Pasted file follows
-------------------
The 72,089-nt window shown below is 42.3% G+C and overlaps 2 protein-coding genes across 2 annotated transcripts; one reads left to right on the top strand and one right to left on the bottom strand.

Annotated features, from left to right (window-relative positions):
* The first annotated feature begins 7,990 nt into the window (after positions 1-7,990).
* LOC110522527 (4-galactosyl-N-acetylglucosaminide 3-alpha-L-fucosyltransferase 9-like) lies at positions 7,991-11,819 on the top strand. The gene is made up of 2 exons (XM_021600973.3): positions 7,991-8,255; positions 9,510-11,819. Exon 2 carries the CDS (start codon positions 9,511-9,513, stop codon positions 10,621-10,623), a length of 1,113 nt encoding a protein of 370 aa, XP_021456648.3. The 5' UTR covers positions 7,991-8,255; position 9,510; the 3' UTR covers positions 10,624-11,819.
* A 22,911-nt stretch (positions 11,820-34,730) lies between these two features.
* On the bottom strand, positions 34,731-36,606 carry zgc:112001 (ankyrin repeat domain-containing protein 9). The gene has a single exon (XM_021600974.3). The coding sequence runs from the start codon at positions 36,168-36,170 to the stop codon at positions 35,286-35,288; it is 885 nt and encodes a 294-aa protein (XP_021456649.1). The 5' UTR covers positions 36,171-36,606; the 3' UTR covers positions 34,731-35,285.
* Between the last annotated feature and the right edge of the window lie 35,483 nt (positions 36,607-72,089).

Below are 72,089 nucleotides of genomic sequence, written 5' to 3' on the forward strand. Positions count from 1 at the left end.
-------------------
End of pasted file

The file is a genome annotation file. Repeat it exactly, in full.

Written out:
The 72,089-nt window shown below is 42.3% G+C and overlaps 2 protein-coding genes across 2 annotated transcripts; one reads left to right on the top strand and one right to left on the bottom strand.

Annotated features, from left to right (window-relative positions):
* The first annotated feature begins 7,990 nt into the window (after positions 1-7,990).
* LOC110522527 (4-galactosyl-N-acetylglucosaminide 3-alpha-L-fucosyltransferase 9-like) lies at positions 7,991-11,819 on the top strand. The gene is made up of 2 exons (XM_021600973.3): positions 7,991-8,255; positions 9,510-11,819. Exon 2 carries the CDS (start codon positions 9,511-9,513, stop codon positions 10,621-10,623), a length of 1,113 nt encoding a protein of 370 aa, XP_021456648.3. The 5' UTR covers positions 7,991-8,255; position 9,510; the 3' UTR covers positions 10,624-11,819.
* A 22,911-nt stretch (positions 11,820-34,730) lies between these two features.
* On the bottom strand, positions 34,731-36,606 carry zgc:112001 (ankyrin repeat domain-containing protein 9). The gene has a single exon (XM_021600974.3). The coding sequence runs from the start codon at positions 36,168-36,170 to the stop codon at positions 35,286-35,288; it is 885 nt and encodes a 294-aa protein (XP_021456649.1). The 5' UTR covers positions 36,171-36,606; the 3' UTR covers positions 34,731-35,285.
* Between the last annotated feature and the right edge of the window lie 35,483 nt (positions 36,607-72,089).

Below are 72,089 nucleotides of genomic sequence, written 5' to 3' on the forward strand. Positions count from 1 at the left end.